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'Keep going, because the horse may talk'


Will The Godfather be successful?
Walter Murch Film-maker
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The Godfather had no intermission, although there was an intermission intended for the film. The midpoint of the film is the assassination of Sollozzo and McCluskey at the restaurant, where Michael kills these two people at point blank range. And after the killing, there was a big music that would come in, which there is in the finished film, but that music cue was going to take you into an intermission. You would have an intermission after about an hour and a half of film, and then you go buy your popcorn, use the restroom, whatever, and then you'd come back, sit down, and watch the second half of the film. And it was Bob Evans, the head of the studio, who made the decision not to have an intermission. And this was the first time that that had been made. Godfather was the first long Hollywood film of that length, almost three hours, to not have an intermission in it. And Evans' rationale was he didn't want to let the audience off the hook. He felt that the film was so strong that were we to have an intermission, then kind of the air would go out of the balloon, and when you came back you would have to fill the balloon up with air again. So don't let that dissipate. And this caused a great deal of consternation with the theatre owners, who were very anxious to get their hands on Godfather, but they make whatever... A very large percentage of their income comes from selling popcorn and other concessions. And if there's no intermission, then that cuts into their revenue. So there were screenings of the film, which did not go very well, because of this resentment by the theatre owners.

There was never a real audience preview of The Godfather the way we understand them now, or the way they were understood previously. And I don't know the reasons for this, but it just never happened. We had small screenings for invited guests, and we would screen the film and say, 'What do you think?' We would talk to the audience afterwards, but there was not a full-on test screening in which you get 400 people or so into a theatre, show them the film, and then get all of them to fill out little questionnaires. And the result of these screenings were that the theatre owners were looking at the film and not responding well, dovetailed with some of the problems with the making of the film. And Francis, at a certain point in this process, thought maybe the film is not going to work.

As late as two months or so before the film came out, I remember walking back from one session where we were recording extra dialogue, and he said, 'Well, maybe I blew it. Maybe I took a pulpy, juicy, over-the-top story, and I over-intellectualised it. I turned it into a long, dark film with a lot of people talking in rooms.' Because in fact, he had cut out a lot of the pulp, he and Mario Puzo had purified the screenplay of a lot of excesses that the novel had had. And now, he was wondering, maybe I did the wrong thing. So even a film like The Godfather, which of course is, you know, one of the big successes of the last 50 years of cinema and occupies the top slot, or close to the top spot of IMDB... There's always this doubt running around.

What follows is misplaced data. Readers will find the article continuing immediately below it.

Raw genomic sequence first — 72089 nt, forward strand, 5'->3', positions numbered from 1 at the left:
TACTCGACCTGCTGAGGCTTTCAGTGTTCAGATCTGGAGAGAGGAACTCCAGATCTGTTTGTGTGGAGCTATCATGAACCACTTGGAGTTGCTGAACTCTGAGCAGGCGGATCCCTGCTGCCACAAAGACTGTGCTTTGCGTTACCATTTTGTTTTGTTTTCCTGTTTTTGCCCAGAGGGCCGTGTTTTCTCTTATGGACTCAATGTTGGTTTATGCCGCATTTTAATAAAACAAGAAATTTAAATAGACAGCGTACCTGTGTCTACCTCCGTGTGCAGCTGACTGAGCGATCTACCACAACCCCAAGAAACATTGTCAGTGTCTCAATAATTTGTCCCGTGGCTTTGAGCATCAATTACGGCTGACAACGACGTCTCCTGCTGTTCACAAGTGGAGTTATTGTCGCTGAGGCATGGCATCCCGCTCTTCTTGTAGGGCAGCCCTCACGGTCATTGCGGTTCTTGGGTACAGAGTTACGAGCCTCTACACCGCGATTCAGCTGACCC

Born in 1943 in New York City, Murch graduated from the University of Southern California's School of Cinema-Television. His career stretches back to 1969 and includes work on Apocalypse Now, The Godfather I, II, and III, American Graffiti, The Conversation, and The English Patient. He has been referred to as 'the most respected film editor and sound designer in modern cinema.' In a career that spans over 40 years, Murch is perhaps best known for his collaborations with Francis Ford Coppola, beginning in 1969 with The Rain People. After working with George Lucas on THX 1138 (1971), which he co-wrote, and American Graffiti (1973), Murch returned to Coppola in 1974 for The Conversation, resulting in his first Academy Award nomination. Murch's pioneering achievements were acknowledged by Coppola in his follow-up film, the 1979 Palme d'Or winner Apocalypse Now, for which Murch was granted, in what is seen as a film-history first, the screen credit 'Sound Designer.' Murch has been nominated for nine Academy Awards and has won three, for best sound on Apocalypse Now (for which he and his collaborators devised the now-standard 5.1 sound format), and achieving an unprecedented double when he won both Best Film Editing and Best Sound for his work on The English Patient. Murch’s contributions to film reconstruction include 2001's Apocalypse Now: Redux and the 1998 re-edit of Orson Welles's Touch of Evil. He is also the director and co-writer of Return to Oz (1985). In 1995, Murch published a book on film editing, In the Blink of an Eye: A Perspective on Film Editing, in which he urges editors to prioritise emotion.

Listeners: Christopher Sykes

Christopher Sykes is an independent documentary producer who has made a number of films about science and scientists for BBC TV, Channel Four, and PBS.

Tags: The Godfather, Robert Evans, Francis Ford Coppola, Mario Puzo

Duration: 4 minutes, 28 seconds

Date story recorded: April 2016

Date story went live: 01 March 2017